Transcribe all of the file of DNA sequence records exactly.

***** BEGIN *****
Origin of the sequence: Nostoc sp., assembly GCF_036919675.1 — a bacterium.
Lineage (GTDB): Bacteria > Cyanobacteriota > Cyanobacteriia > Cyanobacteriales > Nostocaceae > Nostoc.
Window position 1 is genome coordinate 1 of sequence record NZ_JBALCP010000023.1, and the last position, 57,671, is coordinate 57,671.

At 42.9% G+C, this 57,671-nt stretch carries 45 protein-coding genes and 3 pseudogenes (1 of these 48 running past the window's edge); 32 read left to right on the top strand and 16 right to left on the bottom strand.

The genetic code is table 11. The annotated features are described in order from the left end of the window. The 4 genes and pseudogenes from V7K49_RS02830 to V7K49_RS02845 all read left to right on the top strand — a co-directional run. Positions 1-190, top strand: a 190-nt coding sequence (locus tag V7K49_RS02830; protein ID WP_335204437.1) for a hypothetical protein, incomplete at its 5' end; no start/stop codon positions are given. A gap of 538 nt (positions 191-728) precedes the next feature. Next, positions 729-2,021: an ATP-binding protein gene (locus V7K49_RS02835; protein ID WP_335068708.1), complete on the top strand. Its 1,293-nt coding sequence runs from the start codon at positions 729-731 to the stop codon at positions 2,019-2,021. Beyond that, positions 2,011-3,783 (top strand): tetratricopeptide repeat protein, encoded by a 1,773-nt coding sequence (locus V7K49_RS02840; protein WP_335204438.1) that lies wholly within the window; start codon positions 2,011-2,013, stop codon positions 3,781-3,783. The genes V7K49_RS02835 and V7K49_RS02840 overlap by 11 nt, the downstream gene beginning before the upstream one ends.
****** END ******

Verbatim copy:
Origin of the sequence: Nostoc sp., assembly GCF_036919675.1 — a bacterium.
Lineage (GTDB): Bacteria > Cyanobacteriota > Cyanobacteriia > Cyanobacteriales > Nostocaceae > Nostoc.
Window position 1 is genome coordinate 1 of sequence record NZ_JBALCP010000023.1, and the last position, 57,671, is coordinate 57,671.

At 42.9% G+C, this 57,671-nt stretch carries 45 protein-coding genes and 3 pseudogenes (1 of these 48 running past the window's edge); 32 read left to right on the top strand and 16 right to left on the bottom strand.

The genetic code is table 11. The annotated features are described in order from the left end of the window. The 4 genes and pseudogenes from V7K49_RS02830 to V7K49_RS02845 all read left to right on the top strand — a co-directional run. Positions 1-190, top strand: a 190-nt coding sequence (locus tag V7K49_RS02830; protein ID WP_335204437.1) for a hypothetical protein, incomplete at its 5' end; no start/stop codon positions are given. A gap of 538 nt (positions 191-728) precedes the next feature. Next, positions 729-2,021: an ATP-binding protein gene (locus V7K49_RS02835; protein ID WP_335068708.1), complete on the top strand. Its 1,293-nt coding sequence runs from the start codon at positions 729-731 to the stop codon at positions 2,019-2,021. Beyond that, positions 2,011-3,783 (top strand): tetratricopeptide repeat protein, encoded by a 1,773-nt coding sequence (locus V7K49_RS02840; protein WP_335204438.1) that lies wholly within the window; start codon positions 2,011-2,013, stop codon positions 3,781-3,783. The genes V7K49_RS02835 and V7K49_RS02840 overlap by 11 nt, the downstream gene beginning before the upstream one ends.